Daily Stop & Thinks

Stop & Think: September 24, 2021


Effective leaders have the unique ability to see beyond someone’s perceived potential and call them above it. (Mike Pumphrey, pastor)

Choosing people who can add value to a team is an ability that a successful leader must have. You don’t want someone on your athletic, music, or business team who can’t contribute to a winning effort. Pumphrey suggests that it isn’t just what someone’s potential may be but, more than that, a leader must consider how can he spur his team members on to even greater success.

Daniel soon proved himself more capable than all the other administrators and high officers. (Daniel 6:3)

Stop & Think: September 23, 2021


Never fear shadows. They simply mean there’s a light shining somewhere nearby. (Ruth E. Renkel, author)

Renkel must be an optimist. Many people see only the shadows or the half-empty cup. Even on an overcast, rainy day, you know the sun is shining above the clouds. It’s always a pleasure, isn’t it, to look out the plane window when you burst out of the clouds into the bright sunlit sky? We would be so much more positive if we could just remember that there is light somewhere ahead.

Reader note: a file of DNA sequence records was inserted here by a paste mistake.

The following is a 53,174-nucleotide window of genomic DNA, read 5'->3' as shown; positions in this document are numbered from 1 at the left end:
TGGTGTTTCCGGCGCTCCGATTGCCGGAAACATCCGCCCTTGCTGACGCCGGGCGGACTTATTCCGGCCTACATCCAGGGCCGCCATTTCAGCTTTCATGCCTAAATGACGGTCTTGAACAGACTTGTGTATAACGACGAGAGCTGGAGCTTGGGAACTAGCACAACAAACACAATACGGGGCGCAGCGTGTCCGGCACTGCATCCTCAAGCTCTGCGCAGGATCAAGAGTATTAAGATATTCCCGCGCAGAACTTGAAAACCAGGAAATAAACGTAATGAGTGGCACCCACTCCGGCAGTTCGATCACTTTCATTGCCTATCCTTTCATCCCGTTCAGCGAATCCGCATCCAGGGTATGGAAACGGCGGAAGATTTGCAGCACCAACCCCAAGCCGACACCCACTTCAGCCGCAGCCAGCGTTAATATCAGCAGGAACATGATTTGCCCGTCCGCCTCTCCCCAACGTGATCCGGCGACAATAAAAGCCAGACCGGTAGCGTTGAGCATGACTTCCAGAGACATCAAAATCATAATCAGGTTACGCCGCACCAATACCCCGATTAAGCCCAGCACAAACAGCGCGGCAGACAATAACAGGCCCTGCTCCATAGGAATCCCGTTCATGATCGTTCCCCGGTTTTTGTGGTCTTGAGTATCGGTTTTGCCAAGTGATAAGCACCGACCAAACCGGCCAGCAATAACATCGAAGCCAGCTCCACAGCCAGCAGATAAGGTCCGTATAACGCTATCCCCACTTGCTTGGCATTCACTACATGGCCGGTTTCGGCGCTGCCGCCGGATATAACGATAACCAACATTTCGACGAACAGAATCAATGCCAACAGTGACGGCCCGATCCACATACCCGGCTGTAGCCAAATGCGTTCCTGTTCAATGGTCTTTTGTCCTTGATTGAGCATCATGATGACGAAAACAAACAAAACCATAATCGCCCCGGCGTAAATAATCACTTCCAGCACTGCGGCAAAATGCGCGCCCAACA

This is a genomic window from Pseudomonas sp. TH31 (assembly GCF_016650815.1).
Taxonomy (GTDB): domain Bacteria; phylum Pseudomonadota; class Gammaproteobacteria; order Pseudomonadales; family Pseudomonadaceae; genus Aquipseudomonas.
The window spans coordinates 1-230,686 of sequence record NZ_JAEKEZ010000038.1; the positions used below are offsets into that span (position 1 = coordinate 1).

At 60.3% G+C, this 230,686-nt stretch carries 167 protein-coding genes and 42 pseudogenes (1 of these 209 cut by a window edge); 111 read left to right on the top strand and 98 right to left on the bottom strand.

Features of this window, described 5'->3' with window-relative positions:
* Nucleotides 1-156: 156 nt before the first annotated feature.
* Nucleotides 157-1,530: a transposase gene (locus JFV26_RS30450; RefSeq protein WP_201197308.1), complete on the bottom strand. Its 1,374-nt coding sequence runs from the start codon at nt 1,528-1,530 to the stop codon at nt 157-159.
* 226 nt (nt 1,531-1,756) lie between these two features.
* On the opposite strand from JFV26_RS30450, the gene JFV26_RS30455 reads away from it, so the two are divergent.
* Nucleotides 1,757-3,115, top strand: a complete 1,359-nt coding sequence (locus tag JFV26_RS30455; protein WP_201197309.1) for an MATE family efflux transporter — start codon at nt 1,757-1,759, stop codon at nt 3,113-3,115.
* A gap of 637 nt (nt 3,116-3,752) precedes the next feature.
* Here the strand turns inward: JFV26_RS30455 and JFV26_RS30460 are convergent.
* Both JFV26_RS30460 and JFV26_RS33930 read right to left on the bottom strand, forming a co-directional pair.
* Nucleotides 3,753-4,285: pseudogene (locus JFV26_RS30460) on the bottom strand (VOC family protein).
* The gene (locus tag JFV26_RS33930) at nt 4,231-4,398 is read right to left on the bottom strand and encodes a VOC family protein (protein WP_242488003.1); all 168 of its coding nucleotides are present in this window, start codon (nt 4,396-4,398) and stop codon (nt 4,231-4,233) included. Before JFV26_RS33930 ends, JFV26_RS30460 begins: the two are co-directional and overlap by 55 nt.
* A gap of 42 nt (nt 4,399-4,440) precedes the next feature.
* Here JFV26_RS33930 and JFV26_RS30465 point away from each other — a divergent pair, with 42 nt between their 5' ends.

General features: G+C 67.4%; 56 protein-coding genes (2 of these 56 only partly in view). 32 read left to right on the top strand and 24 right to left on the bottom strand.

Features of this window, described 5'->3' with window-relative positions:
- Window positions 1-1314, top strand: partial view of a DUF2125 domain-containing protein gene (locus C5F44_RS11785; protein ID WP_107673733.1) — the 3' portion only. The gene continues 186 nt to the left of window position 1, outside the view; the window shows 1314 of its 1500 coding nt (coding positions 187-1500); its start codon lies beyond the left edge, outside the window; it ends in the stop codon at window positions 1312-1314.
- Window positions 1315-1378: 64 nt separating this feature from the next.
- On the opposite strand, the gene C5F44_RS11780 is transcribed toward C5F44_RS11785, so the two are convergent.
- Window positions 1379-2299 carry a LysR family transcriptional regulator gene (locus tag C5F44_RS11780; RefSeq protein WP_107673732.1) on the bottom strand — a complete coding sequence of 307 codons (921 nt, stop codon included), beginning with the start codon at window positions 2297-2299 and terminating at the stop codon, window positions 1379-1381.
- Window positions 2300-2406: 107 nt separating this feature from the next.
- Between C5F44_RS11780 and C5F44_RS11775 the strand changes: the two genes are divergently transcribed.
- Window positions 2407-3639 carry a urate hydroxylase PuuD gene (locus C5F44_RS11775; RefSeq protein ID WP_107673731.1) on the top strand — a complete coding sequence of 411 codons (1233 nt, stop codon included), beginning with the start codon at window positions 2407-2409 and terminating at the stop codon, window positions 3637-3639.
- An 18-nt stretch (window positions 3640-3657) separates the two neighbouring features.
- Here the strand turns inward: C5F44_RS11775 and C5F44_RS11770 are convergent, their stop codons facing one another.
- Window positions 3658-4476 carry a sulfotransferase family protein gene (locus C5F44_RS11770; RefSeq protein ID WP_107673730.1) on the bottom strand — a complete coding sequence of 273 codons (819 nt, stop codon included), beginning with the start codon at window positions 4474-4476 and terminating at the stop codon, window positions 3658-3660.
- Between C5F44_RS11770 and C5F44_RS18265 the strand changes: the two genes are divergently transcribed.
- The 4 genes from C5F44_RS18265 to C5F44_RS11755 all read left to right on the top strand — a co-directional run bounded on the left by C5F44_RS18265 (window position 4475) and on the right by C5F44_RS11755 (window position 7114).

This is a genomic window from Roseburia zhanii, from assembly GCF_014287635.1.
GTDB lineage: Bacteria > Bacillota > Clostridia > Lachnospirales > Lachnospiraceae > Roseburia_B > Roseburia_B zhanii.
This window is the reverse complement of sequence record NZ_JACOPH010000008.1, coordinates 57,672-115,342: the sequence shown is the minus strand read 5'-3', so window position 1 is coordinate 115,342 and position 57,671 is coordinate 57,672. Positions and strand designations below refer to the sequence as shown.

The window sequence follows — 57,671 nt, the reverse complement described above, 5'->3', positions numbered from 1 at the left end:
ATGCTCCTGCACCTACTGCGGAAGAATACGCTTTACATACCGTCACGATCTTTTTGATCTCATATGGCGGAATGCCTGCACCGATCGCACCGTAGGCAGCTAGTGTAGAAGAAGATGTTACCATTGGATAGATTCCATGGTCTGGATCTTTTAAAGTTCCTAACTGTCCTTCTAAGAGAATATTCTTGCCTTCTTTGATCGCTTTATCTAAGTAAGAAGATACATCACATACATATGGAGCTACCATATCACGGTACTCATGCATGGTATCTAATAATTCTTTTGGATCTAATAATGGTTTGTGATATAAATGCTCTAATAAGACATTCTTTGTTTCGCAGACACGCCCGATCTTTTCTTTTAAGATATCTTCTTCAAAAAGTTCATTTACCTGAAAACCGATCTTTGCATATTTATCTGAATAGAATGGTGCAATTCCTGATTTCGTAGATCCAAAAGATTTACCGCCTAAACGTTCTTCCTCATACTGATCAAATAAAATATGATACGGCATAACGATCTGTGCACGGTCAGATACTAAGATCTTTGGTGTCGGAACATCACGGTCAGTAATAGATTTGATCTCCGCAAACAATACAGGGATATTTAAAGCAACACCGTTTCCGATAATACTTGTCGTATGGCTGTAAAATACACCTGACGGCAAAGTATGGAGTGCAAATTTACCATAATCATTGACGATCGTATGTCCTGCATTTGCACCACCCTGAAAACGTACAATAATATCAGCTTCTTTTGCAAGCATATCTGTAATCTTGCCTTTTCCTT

[Your Father in heaven] gives his sunlight to both the evil and the good, and he sends rain on the just and the unjust alike. (Matthew 5:45)

Stop & Think: September 22, 2021


Truth by definition excludes. (Apologist observation)

Tolerance seems to be the target to work toward today, and we are expected to allow everyone to have his or her own opinion without argument. That sounds reasonable until you realize that not everyone can be right while holding contrary ideas. When we all have the same facts but come to opposite conclusions, both cannot be true. Work to discover truth, not opinion.

Get the truth and never sell it. (Proverbs 23:23)

Jesus: “You are truly my disciples if you remain faithful to my teachings. And you will know the truth, and the truth will set you free.” (John 8:31-32)

Stop & Think: September 21, 2021

Don’t Quit!

Effort only fully releases its reward after a person refuses to quit. (Napoleon Hill, late self-help author)

When it becomes hard to complete an assigned task or to reach a long dreamed of goal, it’s tempting to give up. We’ve worked so hard, putting a lot of sweat and energy into it, and we think we’ve gone as far as we could. That’s when Hill says our reward will be achieved only if we don’t give up.

One day Jesus told his disciples a story to show that they should always pray and never give up. (Luke 18:1)